Committing to the Mistake and Writing in the Age of That Guy

The hunger divide between writing meaningful stories and writing what I am capable of feels like a gaping maw now. A novel draft I wrote in 2012 seems limp and unedifying. Great novels come out of periods of strife and war and social upheaval. My little domestic drama on paper seems out of step. I lay in bed last night rewriting my entire novel. It had power and endurance and spoke to the demographics and polarity in our nation – the great canyon between urban and rural, educated and uneducated. It could… Read More

Wildflowers and Weeds: A Sun-Addled Brain at The Green Study

It’s gardening season which means that here at The Green Study, the metaphors for growth are in full bloom. It also means that the sun has fried my brains and I have little patience for sitting at the keyboard. Still, with gardening comes the thinking, the settling back on haunches watching fuzzy bumblebees search for the first blooms and June bugs, startled and disoriented when accidentally uncovered. So these are some quick jots from the week, uneven and random, sort of like my lawn. ***** It was a tough first week for… Read More

If This Were Enough

The yard was muddy, but the sun was out and the call of the garden undeniable. I’ve been turning our front yard into a perennial garden over the last 10 years. If a garden could have attention deficit disorder, it would look like mine. Nothing is planted by height or color or for an eye-catching display as people drive by. There’s probably 50 different kinds of plants and flowers – things that caught my eye at a nursery or roadside stand or even better, plants that people have offered up from their… Read More

A Walk on the Wild Side

I came in yesterday evening after digging and planting most of the afternoon, dark rings of sweat on my shirt, dirt ground into the knees of my jeans. My hands were stiff from the jarring strikes of shovel and hoe into sun-hardened clay. After a shower, I tried to sit and write. Every five minutes, I was hopping up to do one chore or another. Normally, I’d spot this as procrastinating behavior, chide myself and force myself to sit again. It’s something else, though. With my computer crash of last week, I… Read More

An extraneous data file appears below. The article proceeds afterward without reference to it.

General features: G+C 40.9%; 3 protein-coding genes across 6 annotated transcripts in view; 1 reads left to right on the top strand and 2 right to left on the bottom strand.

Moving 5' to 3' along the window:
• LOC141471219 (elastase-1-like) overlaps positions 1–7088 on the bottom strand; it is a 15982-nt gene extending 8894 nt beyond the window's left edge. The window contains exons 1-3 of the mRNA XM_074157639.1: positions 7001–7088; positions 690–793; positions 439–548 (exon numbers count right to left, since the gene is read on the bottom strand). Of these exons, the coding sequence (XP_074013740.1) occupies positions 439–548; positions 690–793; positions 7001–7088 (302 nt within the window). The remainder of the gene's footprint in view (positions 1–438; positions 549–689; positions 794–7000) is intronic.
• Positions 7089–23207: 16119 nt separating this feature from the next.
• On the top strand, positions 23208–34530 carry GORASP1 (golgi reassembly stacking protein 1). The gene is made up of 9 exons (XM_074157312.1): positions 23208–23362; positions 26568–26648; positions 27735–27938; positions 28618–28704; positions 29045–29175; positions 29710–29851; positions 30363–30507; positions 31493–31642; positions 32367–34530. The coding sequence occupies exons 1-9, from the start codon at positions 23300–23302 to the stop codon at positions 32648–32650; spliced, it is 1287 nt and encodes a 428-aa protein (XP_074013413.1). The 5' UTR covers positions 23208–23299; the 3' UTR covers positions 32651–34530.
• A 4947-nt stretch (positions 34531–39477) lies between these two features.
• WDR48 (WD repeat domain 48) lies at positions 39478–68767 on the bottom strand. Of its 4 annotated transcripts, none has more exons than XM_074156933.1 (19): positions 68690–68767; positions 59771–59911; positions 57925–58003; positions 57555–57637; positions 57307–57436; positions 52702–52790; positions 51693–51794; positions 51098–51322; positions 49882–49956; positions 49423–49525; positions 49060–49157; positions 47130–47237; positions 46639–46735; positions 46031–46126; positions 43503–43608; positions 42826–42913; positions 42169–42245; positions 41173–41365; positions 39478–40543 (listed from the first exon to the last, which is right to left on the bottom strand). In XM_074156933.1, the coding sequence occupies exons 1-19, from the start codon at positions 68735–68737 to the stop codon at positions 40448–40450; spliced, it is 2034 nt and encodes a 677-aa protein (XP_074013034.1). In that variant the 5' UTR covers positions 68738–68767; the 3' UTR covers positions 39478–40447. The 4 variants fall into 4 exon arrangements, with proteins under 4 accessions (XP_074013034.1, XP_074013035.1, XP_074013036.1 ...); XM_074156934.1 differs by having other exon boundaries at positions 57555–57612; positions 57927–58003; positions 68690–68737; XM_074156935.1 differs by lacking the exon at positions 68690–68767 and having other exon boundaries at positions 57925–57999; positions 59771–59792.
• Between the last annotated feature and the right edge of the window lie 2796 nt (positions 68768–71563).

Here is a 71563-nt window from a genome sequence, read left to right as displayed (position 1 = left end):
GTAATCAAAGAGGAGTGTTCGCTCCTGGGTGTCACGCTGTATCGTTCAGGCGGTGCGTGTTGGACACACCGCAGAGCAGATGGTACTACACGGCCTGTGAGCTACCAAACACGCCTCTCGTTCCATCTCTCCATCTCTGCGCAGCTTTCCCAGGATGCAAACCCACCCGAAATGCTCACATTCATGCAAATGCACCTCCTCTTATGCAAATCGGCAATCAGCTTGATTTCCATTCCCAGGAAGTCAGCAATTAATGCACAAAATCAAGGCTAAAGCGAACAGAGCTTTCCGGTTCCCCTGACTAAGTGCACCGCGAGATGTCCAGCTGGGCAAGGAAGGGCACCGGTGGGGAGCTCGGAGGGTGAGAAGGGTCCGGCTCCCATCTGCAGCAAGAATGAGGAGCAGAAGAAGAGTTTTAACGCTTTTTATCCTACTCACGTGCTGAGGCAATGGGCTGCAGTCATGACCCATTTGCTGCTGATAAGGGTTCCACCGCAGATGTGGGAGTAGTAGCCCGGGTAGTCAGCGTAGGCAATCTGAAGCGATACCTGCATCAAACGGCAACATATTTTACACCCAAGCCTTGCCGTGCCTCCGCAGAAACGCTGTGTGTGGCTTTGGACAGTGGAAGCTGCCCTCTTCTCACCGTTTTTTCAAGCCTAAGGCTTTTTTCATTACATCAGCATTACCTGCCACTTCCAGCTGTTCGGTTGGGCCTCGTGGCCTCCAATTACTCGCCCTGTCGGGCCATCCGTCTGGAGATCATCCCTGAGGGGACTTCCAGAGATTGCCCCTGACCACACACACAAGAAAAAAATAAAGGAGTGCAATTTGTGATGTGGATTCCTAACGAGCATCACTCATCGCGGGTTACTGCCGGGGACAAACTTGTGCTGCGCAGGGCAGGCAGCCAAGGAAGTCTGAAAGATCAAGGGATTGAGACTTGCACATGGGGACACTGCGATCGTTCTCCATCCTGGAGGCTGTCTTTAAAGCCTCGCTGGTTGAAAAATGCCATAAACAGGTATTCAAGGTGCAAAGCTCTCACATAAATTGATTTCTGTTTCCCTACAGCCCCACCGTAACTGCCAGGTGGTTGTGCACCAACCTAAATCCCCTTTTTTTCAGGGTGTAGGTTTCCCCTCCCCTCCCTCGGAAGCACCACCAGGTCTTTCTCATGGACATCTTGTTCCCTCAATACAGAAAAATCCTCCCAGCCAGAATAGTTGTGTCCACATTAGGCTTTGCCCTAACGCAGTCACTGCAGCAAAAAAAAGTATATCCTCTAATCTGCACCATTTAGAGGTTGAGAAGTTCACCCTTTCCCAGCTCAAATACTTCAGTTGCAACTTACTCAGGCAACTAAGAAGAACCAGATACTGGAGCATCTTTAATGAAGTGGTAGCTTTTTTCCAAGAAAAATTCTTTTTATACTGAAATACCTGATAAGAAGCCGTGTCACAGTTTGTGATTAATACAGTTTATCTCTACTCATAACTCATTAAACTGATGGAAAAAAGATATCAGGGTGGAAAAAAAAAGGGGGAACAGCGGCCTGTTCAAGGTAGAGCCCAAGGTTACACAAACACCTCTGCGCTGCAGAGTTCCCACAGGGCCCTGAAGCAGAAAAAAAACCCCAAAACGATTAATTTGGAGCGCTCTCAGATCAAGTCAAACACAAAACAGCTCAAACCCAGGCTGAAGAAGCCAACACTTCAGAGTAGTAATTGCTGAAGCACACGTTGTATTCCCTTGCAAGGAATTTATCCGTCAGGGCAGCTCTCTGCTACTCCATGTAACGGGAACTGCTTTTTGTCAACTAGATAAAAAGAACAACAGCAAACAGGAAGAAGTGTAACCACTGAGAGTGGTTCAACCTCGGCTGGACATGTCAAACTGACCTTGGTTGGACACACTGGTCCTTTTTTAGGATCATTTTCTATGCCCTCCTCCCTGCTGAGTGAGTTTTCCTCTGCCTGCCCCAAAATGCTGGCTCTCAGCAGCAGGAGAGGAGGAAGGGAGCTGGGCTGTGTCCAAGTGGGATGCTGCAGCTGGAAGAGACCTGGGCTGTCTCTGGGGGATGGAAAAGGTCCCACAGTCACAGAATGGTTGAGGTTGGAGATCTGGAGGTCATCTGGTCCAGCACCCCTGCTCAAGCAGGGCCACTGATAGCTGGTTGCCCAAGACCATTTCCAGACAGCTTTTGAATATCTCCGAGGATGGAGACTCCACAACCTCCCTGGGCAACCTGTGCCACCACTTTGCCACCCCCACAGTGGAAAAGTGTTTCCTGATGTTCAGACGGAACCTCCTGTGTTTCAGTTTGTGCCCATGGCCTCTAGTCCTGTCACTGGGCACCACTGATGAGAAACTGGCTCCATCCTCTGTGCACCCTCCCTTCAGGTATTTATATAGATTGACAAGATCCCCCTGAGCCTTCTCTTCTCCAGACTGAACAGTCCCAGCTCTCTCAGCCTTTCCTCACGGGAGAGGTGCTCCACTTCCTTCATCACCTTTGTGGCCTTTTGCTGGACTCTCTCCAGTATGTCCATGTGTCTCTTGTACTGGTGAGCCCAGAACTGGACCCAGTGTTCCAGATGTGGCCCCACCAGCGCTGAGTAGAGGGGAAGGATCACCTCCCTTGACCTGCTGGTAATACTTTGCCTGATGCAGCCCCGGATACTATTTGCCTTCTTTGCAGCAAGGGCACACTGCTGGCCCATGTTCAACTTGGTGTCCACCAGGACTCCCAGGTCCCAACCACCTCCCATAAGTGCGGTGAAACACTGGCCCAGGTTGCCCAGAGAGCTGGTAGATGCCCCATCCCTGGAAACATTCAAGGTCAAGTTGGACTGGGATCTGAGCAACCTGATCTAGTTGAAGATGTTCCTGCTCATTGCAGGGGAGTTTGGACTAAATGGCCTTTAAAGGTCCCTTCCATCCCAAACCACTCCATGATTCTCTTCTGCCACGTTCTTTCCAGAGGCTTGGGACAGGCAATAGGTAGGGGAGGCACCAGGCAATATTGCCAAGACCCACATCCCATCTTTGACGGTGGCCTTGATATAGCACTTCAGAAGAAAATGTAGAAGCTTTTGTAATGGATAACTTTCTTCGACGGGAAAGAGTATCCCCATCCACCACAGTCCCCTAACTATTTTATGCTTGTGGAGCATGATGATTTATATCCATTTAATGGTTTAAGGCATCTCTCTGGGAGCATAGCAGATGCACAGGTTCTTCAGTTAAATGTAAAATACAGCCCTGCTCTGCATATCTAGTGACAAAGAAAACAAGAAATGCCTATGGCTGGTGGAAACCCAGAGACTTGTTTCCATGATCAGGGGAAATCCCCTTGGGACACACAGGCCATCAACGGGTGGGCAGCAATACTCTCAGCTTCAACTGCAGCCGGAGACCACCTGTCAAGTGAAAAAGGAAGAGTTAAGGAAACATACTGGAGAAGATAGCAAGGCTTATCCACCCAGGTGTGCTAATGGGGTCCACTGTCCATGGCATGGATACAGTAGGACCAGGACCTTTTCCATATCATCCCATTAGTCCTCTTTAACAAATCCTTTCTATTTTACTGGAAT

Fertile Ground

It’s gardening time. Be prepared for wheelbarrows of garden metaphors, analogies and similes to seed this blog for the next couple of months. With a side of compost. The claustrophobia of winter has begun to dissipate. It’s too early to plant seeds outside in Minnesota, but the strawberries are poking through and the buds on the lilac bushes have begun to form. I got hit smack dab in the face by a meaty bug, likely disoriented and newly emerged from the thawing ground. While trimming raspberry canes and Concord grape vines, I… Read More

Gratitude with Attitude

I’m crawling out of a dark place to raise a hand in greeting. Hey, how’s it going? It’s Thanksgiving here in the U.S. and we Americans are preparing to do what we do best: eating and shopping. Like locusts we descend on turkeys and retail stores, driven forward by the primitive urge to acquire. See what I mean about a dark place? I have a tendency towards depression and cynicism during this time of year. All the family issues rise like dysfunctional zombies and remind us where we’re lacking. While people constantly… Read More

Leave Us the Birds and the Bees

There are so many things to be outraged by, but I try to find some eventual, rational stance. Just don’t talk to me about your perfectly manicured lawn, with the little sign on it that says pets and children should stay off of it for the next 24 hours. Yes, my neighbor. I’m talking about you. I like to stroll about my front and back yards in the morning. Morning dew makes my feet wet and cold. Rabbits dart by, startled by my intrusion on their breakfast nibbling.  The catmint, heavy with… Read More

Spring Respite for The Green Study

A miracle finally happened in Minnesota. Spring arrived. I can’t focus. I spent time in the dirt yesterday. I scoped out my tulips, crocuses (crocii?) and daffodils, uncovered, after a long winter’s rest. It’s a week of endings and beginnings for me and as much as I think I should write or at least should want to write, I don’t. I want dirt under my nails, mud on my boots, stray leaves and grass in my hair. I want to stand up, straightening sore knees and legs after laboring over a plot… Read More

The Patient Gardener

I’ve spent much of the last few weeks working in my garden.  The timing for hard labor and solitary weeding and planting is perfect. I’ve been fending off a depression that has lingered on longer than usual- perhaps the remainder of an impotent winter – little snow and mild temperatures. It feels more like mid-summer rather than spring and I lack a sense of time or purpose. By happenstance I began to read The Language of Life: A Festival of Poets by Bill Moyers. The book is based on a PBS series… Read More